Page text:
Tuesday, May 3, 2011

Field Edge Rose Clearing

I’ve been working on eliminating Multiflora Rose from the field edges and have finally reached the point where the majority of visible plants are natives. I’ll never see the end of the roses, but I’m dealing with smaller plants each year. Eventually, it’ll just be a matter of eliminating new seedlings.

The depression running through the center of this wooded strip drains water from the top of the hill. This is not a natural drainage course. Its line follows the route of an old fence row. The most likely cause for its formation is the movement of cattle along the fence line creating a trail that the water could follow. Erosion took care of the rest and created quite a ditch before establishment of vegetation could halt the damage. The loss of trees in this area, evident by the number of fallen trunks, is probably also a result of soil compaction and root damage caused by cattle. The negative effects of cattle in the woods can often be seen for decades after the removal of the cattle.

Areas once choked with Multiflora Rose are now open. This makes a far nicer vision, but things are still far from being great.

There are still a few seedling roses to deal with and I continue to spray these little guys. The problem is with the plant that is now trying to take over the area once occupied by the roses. Most of that other growth is Japanese Honeysuckle. I was expecting the honeysuckle and have a plan to deal with it. Honeysuckle treatment is a fall activity, so I’ll wait until November to deal with it.

The area is going to remain as a shaded habitat with a mixed canopy of trees and shrubs. There are some massive cedars in the mix that will be left in place, but I may remove some of the smaller specimens. I probably won’t make my final decision on that until I’ve eliminated all of the invasives and evaluated what I have left.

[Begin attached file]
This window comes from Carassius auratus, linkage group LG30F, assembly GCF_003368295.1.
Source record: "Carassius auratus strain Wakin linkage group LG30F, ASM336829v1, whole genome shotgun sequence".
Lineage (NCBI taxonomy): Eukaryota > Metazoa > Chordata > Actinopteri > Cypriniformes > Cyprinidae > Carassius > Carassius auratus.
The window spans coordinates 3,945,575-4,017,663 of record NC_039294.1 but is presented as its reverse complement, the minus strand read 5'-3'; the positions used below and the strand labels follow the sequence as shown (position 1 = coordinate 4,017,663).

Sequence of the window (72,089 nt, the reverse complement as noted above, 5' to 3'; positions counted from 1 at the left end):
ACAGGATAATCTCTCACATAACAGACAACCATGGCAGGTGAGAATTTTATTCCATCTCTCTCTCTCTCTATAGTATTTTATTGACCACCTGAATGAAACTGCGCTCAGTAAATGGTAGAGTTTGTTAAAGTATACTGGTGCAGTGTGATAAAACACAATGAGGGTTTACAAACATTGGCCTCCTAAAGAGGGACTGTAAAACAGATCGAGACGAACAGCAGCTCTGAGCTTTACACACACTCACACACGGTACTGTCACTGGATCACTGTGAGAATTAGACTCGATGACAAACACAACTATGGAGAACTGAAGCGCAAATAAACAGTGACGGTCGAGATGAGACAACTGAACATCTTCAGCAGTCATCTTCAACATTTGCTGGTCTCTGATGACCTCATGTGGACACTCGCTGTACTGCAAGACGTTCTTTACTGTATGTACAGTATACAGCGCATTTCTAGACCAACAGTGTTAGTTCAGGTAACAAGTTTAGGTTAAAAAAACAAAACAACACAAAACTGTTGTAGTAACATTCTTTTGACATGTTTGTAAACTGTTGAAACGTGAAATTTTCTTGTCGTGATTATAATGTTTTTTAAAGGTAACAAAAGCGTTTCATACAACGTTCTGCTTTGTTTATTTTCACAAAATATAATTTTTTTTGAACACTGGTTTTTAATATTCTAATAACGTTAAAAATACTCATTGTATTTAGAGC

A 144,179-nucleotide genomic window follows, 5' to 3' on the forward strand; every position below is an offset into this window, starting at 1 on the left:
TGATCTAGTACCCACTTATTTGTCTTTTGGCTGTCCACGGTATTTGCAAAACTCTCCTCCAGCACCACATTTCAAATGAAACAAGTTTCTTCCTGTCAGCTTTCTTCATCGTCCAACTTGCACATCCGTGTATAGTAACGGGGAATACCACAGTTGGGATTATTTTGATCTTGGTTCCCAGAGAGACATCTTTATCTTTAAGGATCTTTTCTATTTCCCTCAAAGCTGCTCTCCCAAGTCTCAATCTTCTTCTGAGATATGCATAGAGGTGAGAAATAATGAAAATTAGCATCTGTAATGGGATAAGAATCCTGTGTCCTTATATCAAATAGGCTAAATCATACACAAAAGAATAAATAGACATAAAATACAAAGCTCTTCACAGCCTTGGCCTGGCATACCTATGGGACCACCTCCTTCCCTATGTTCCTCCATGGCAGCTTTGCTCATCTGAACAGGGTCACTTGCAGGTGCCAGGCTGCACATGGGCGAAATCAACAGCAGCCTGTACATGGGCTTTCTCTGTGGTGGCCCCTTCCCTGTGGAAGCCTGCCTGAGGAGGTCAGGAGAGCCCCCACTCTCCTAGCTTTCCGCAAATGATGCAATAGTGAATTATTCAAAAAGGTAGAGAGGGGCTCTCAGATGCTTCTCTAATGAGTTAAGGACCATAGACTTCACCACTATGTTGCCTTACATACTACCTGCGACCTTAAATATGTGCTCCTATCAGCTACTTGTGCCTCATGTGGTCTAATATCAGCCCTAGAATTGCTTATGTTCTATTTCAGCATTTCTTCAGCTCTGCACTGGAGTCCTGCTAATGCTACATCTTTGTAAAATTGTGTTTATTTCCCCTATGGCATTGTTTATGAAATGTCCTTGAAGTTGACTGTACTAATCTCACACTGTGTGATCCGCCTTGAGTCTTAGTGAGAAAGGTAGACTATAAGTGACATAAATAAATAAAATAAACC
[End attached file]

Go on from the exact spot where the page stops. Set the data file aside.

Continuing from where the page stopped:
This project has already stretched over several years. The changes made in any one year have been minor, but the cumulative effects have been great. Some people might look at this scene and see nothing but dead trees and misshapen shrubs. I can look at it and feel a sense of accomplishment, because disastrous as it may appear, it’s progressing along the course I planned and my vision of its final destination is truly wondrous.


  1. I appreciate your hard work, years ago we cleaned up the perimeter around our field and a large area surrounding our home. Some areas of multiflora rose were over ten feet high, there's still plenty for the Cardinals to enjoy though.

  2. Hi Steve...your going to make me ask aren't you.
    Do you have a Wood Chuck~Ground Hog, or what in the devil is that pile of dirt?????
    Multiflora Rose, lovely stuff, It has a mighty constitution, and is quite prevalent around here in places!!
    Good luck with that~~ hahaha

  3. Hi, Wanda. I've run out of the ten foot tall roses. I hope to soon run out of the medium sizes.

    Hi, Grammie g. That dirt is just one of our little ant hills. I would feel sorry for any groundhog that tried to dig into that.

  4. Massive undertaking, Steve. I like your plan for the honeysuckle - "later". ;-)

  5. Hi, Wilma. I also have a list of projects that I will do "much later" and another list that I call "let's not even pretend I'll ever get to that".

  6. Hey Steve, I want to reclaim a few honeysuckle spots myself.Exactly what do you do about them?I always just sawed them off at ground level and kept cutting the new shoots!

  7. Michael - I cut bush honeysuckle off at the ground and later spray the sprouts with glyphosate herbicide. I spray Japanese Honeysuckle with glyphosate in late fall when nothing else is growing. I've had good success with both of these methods.